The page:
She comes to me with teary eyes, a shaky voice, and stomping feet, “This is dumb! Everything is terrible! I’m never going to school again!” My 13-year-old daughter is prone to drama. It doesn’t take much for her to fly off the handle these days. One minute she’s happily crafting at the table and the next moment her mood has made such a drastic change I have whiplash from it. My first response is to say the easiest—and least helpful—words, “Just calm down.” But I know from my own experience that those words have never helped anyone just calm down....

Keep Reading

I’m Raising a Child Who Only Goes Full Speed

In: Kids, Motherhood
Little girl in yellow dress and sunglasses, color photo

If you’ve ever spent more than five minutes with my daughter, you will quickly see that she is always at a 10. Calm is not in her vocabulary or her existence in any form. From the moment her eyes open, she is on the move. Mentally, physically, all of it. Bedtime is when she shares her deepest thoughts and asks the kinds of questions no parent wants to deal with at the end of the day. And then, after what feels like hours of questions and songs, she’s on the fast track to dreamland and not even an earthquake could...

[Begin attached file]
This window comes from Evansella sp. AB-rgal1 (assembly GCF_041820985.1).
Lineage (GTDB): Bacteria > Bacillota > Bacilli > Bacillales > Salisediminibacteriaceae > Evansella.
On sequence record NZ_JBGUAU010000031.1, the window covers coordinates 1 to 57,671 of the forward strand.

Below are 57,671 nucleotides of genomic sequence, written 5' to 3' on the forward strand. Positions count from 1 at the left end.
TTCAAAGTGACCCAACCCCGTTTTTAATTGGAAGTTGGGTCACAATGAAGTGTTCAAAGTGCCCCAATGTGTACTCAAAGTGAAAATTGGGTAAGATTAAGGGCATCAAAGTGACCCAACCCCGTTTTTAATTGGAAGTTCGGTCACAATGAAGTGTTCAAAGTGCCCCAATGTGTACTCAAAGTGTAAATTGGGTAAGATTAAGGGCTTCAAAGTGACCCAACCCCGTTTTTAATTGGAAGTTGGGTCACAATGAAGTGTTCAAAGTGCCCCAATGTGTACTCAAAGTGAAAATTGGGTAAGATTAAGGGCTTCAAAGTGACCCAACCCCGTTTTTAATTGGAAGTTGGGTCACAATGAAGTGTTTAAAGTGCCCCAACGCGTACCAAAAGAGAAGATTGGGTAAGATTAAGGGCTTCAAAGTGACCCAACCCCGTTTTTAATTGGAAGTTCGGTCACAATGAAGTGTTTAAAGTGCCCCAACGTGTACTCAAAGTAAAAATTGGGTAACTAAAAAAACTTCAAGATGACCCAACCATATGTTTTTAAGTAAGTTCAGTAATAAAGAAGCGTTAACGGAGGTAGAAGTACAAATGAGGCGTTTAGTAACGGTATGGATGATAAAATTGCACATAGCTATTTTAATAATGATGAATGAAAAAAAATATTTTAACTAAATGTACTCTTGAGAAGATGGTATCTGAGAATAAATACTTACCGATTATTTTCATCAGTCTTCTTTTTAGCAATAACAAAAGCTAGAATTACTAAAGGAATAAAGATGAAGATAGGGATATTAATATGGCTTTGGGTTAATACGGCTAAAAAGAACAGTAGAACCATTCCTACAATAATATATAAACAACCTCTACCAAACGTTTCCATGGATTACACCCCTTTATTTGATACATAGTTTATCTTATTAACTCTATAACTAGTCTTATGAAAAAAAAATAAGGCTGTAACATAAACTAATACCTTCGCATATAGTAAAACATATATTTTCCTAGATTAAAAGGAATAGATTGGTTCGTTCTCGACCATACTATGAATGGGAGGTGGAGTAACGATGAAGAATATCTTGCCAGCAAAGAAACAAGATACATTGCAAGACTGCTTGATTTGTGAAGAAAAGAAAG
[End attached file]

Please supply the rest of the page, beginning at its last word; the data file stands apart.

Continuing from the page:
Keep Reading

I’m Still a Boy Mom Even Though I Had Girl

In: Kids, Motherhood
Mom with son and daughter laughing outside

I am a boy mom. I’ve lovingly held that title since 2014 when my first son joined our family. My second and third children were also boys, which secured my moniker. Boys are great! The rough and rowdy energy to play in the dirt, climb trees, and make engine noises for every moving thing fits my personality. I love being a boy mom!  For six and a half years, I was only a boy mom. But when other parents talked about ponies and princesses, I didn’t feel left out. Trucks and dirt filled my heart so there was no room...